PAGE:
What about virtual reality and 360 video? Have you seen customer interest on that front?
We have customers shooting 360 right now. Yahoo, Vice, and others have begun to take it on. We already need to be able to support 360 today, so that, when it becomes something that everyone needs to incorporate into their workflow, we’ll be ready.

Right now with VR, there is a little bit of a sense of “let’s do it live and then we’ll figure out what to do with [that content] later on.” When they are ready to [manage] that content, we’ve got the asset management that will sit on top of those 360 files. We also have relationships with Nokia for their [VR] camera formats, as well as other [VR vendors]. We’ve got a 360 camera here at NAB streaming web video into our system.

We understand the people are experimenting right now, but we’re trying to help them understand what the requirements are going to be once [VR] becomes real. We can deal with 360 content just like any other file: we can move it through the system, we can find it, we can add metadata to it, we can return it to you, we can move it to the cloud or object storage and pull it back — all of those things. I think that promise is a very powerful one to our customers and prospects who are looking at an unknown in the future. They can have that comfort of knowing they at least have their existing workflows in place.

Are you seeing any specific trends in the sports-production sector or popular requests from sports customers?
I think metadata and logging continues to be important to everyone. That’s why we are focusing on integrating with third-party systems to bring in metadata. Sports has a unique cycle, where we are looking for those shots that help you tell the story now but you also might not [realize] what you need until after the season is over. That changes your metadata requirements, so we are focused on serving that need.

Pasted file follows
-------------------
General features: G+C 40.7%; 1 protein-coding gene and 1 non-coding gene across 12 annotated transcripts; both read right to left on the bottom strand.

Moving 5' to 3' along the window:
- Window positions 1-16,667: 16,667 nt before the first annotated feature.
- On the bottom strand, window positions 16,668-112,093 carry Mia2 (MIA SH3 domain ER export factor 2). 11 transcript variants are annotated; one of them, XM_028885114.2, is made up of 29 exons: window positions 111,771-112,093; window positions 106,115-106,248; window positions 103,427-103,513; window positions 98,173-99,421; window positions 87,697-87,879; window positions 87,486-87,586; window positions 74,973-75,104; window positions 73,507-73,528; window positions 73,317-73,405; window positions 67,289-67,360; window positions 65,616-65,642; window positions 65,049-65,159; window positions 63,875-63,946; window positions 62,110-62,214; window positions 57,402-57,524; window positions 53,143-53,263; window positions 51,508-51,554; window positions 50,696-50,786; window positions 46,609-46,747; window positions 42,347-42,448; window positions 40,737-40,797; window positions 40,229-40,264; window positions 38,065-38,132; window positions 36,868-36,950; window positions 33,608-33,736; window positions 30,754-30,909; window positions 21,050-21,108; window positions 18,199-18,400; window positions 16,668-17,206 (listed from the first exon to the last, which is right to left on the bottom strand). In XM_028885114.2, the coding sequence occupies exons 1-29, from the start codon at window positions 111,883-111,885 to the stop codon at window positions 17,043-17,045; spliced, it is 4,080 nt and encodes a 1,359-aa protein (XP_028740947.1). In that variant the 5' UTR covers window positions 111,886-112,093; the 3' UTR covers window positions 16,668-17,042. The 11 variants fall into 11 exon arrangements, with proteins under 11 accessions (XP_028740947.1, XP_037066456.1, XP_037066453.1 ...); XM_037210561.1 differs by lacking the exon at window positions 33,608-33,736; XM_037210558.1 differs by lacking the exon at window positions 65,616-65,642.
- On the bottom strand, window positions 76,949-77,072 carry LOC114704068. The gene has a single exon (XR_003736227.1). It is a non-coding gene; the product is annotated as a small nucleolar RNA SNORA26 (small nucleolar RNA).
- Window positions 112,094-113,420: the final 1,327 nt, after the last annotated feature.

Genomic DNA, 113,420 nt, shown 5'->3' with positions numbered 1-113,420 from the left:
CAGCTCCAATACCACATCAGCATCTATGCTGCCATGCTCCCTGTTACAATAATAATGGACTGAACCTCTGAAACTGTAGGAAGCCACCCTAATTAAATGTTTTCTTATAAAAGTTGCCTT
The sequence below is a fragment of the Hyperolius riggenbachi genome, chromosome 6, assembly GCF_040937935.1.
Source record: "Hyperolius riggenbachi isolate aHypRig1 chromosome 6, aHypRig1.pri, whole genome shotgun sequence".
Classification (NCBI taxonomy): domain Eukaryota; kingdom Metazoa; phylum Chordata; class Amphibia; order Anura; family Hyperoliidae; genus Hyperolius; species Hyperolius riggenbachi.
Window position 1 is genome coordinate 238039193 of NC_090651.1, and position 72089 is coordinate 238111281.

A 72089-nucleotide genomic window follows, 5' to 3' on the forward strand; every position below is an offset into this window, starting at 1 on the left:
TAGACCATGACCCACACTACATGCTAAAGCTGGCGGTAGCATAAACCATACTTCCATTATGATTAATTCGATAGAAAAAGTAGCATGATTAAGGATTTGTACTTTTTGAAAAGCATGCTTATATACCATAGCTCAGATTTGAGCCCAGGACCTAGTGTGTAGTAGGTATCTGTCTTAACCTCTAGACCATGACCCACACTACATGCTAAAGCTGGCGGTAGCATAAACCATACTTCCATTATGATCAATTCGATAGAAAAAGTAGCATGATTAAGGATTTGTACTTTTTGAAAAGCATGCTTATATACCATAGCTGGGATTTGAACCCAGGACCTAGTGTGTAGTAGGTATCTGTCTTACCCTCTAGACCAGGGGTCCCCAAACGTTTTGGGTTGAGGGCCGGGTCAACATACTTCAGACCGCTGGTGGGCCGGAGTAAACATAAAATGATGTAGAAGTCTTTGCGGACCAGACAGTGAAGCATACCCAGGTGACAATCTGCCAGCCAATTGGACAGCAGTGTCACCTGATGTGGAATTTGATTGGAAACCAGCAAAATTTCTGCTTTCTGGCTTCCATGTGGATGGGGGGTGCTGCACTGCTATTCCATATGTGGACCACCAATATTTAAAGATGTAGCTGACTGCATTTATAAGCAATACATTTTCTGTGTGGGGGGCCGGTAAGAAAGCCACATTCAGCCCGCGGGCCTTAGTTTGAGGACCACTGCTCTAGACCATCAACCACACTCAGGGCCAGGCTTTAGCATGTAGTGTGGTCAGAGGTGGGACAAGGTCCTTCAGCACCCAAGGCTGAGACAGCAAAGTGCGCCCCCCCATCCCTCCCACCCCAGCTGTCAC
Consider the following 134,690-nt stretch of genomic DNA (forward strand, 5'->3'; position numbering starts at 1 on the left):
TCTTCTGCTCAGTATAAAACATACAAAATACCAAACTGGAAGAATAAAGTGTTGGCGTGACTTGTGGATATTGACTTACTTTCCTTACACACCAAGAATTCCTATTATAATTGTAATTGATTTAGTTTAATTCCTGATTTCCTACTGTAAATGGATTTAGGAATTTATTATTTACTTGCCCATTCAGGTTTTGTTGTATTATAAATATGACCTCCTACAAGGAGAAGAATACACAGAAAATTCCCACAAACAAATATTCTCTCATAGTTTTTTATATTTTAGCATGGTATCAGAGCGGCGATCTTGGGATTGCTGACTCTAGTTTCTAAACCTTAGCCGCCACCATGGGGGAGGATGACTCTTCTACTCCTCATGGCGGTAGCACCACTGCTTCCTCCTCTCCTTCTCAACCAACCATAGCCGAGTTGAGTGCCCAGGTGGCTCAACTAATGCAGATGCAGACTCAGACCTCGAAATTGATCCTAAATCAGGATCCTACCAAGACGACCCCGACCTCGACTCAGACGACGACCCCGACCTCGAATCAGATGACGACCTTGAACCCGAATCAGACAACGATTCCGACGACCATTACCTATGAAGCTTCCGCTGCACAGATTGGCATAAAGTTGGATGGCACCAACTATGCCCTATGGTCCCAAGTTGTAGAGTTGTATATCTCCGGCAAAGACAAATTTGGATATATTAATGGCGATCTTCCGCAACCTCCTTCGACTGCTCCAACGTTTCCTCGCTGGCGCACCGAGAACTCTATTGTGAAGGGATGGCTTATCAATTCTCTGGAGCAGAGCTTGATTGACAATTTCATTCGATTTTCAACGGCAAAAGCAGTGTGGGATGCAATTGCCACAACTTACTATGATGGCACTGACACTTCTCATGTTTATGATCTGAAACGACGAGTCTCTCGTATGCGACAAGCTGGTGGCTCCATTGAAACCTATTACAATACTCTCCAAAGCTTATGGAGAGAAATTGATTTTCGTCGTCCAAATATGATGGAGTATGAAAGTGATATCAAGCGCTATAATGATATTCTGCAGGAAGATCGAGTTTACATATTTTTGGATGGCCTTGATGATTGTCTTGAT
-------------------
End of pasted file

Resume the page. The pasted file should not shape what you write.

The flexible workspaces we have on the Xchange side allow us to go in after the fact. Our logging tools have been very focused on watching multiple games and logging them [in real time] so that metadata can help people turn clips around immediately. A lot of what we’ve done on the Xchange side is focused on after the fact. If you want to add a lot more information around the clips or around the game in general, we give you that ability.

We have some managed services [and] cloud-based stuff that we’re starting to roll out as well. I think it’s very easy to make a big announcement around the cloud, but let me just put it this way: if customers have that requirement, they should talk to us. Because there are some subtleties around the cloud and we are not doing customers a service by just saying ‘we’re in the cloud.’

We’ve actually been in the cloud for several years with our Microsoft Azure implementation But we’ve now got an implementation around managed services that is a bit more sophisticated in partnership with Tata Communications, who we’ve been working with at Vice. We’re starting to roll that out a bit more broadly.